“We don’t want to be disruptive to the professors or students,” she said. “We are hoping our IT systems will be functional by the 30th,” and have the city offices functional by Jan. 2, she said.

Removal of asbestos from the building will start on Jan. 13, and will last through Feb. 21, Hanson said. Construction is anticipated to start soon after. One of the first major steps in the renovations will be to remove and re-pour the concrete slab that makes up the building’s main floor, she said. The change will bring the main floor down to street level, and the construction will also bring the building out further toward the sidewalk. Currently, city hall’s main lobby can only be reached by stairs or a ramp out front.

Hanson said the way city offices are laid out will be changed in the renovations. Meeting chambers for the city council will be built where the old city police and fire garage used to be. The city offices the public visits most, like Community Services and the building department, will be moved down to the main floor. All the offices will also be about the same size, and none will have windows, Hanson said. Shared spaces like meeting rooms will have windows instead.

The planned renovations will also change the exterior look of the city hall building. Hanson said the design has features like keystones similar to Marshall’s city hall building before 1964.

Questions about a lack of parking came up during council discussion of the renovations. While there weren’t currently plans to build more parking for city hall, Hanson said if there are options for additional parking, the city will pursue it.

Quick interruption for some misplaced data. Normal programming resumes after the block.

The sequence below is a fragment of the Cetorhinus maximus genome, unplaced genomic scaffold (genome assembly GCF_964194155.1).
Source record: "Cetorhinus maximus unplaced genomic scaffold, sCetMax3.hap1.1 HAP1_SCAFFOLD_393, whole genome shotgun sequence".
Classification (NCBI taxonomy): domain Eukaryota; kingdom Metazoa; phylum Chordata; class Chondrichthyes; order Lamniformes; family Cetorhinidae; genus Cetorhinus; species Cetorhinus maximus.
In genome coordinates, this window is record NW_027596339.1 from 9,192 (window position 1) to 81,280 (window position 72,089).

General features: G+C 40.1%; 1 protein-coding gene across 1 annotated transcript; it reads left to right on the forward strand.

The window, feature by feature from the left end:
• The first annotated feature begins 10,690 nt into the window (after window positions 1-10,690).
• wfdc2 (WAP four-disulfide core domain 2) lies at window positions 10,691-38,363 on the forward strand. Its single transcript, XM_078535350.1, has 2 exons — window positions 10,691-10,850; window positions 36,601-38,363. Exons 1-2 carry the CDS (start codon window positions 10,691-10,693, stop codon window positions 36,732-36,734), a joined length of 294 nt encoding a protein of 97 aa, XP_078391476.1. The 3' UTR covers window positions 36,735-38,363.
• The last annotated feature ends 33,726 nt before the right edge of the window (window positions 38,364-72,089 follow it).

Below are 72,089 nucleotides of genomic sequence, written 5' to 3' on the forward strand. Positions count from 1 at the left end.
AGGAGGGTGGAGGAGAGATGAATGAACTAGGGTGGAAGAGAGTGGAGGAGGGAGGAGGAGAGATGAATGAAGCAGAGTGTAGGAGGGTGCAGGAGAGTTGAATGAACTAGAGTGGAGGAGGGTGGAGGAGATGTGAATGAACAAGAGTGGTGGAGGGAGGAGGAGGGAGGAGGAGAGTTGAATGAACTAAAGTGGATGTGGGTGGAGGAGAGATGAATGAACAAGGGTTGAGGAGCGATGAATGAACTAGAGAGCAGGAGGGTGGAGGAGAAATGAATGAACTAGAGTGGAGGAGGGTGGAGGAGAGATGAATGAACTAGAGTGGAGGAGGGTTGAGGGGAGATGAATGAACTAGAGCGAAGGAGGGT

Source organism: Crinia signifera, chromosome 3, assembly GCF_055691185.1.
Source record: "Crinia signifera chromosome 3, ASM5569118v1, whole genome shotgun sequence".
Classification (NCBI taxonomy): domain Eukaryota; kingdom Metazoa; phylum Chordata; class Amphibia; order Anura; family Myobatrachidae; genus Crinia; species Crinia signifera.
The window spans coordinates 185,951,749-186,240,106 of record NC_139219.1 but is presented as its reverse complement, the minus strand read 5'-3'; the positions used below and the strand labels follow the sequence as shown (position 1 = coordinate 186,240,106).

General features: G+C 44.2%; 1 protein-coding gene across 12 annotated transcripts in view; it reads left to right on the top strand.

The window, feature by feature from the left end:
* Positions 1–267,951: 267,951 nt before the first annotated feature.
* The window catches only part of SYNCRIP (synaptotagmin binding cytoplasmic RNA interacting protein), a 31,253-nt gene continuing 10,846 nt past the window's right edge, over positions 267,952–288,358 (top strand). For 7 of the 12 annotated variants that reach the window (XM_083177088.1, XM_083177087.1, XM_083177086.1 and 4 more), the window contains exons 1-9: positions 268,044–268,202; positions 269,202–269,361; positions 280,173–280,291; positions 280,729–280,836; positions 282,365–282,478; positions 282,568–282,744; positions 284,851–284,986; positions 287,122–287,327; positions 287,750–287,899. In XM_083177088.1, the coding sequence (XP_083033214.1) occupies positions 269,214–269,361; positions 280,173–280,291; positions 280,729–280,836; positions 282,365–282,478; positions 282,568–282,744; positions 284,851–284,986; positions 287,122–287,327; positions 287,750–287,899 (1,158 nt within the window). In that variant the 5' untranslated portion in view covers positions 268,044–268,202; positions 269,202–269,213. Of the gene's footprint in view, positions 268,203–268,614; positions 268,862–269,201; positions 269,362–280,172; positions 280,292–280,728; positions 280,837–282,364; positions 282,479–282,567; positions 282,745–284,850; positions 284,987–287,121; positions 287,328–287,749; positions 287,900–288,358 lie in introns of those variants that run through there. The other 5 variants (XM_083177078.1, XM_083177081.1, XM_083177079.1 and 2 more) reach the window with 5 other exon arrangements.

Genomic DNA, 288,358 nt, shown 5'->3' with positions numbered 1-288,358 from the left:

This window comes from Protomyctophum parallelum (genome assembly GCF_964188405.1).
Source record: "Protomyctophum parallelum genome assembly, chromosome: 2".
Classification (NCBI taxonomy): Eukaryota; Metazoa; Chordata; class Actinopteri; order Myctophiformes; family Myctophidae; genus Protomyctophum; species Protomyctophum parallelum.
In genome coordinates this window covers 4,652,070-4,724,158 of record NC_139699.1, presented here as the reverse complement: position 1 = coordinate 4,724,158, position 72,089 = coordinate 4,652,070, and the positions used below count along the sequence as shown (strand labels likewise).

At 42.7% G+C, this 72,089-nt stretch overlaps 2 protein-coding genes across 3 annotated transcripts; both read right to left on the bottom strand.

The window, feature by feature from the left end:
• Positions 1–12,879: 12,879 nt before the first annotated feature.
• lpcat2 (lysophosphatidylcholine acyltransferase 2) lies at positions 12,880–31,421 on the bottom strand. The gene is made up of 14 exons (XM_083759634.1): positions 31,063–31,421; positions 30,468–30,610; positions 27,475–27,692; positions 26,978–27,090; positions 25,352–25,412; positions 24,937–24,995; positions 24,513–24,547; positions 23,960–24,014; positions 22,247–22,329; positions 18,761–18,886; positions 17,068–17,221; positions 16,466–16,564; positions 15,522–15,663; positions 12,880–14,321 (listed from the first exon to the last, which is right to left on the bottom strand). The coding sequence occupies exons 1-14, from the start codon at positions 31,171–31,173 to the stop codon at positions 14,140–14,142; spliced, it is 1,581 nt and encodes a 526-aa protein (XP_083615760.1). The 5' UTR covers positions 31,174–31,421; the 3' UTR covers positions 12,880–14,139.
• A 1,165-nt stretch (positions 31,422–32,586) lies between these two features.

The proposal to renovate the city hall building had received some questions and criticism, as well as support. At the Nov. 12 city council meeting where the construction bid was approved, council members Russ Labat and Glenn Bayerkohler voted against awarding the bid.

Labat said this week that his vote was based on a question he had about the renovations.

“I wanted to know how much it would cost to build new,” instead of renovating, he said. “Unfortunately, I never did get an answer.”

At the same time, Labat said he respected the process the decision went through. Evaluating whether to renovate the existing building or do something different wasn’t easy, he said.

At the Nov. 12 meeting, Bayerkohler expressed concerns about the renovation proposal, and whether there were other possibilities that wouldn’t carry a $6 million-plus cost to taxpayers. Bayerkohler said this week that, while he would be willing to meet with Marshall residents to explain the reasons for his “no” vote, he didn’t think it would be appropriate to make a public statement after the council had made its decision on the project.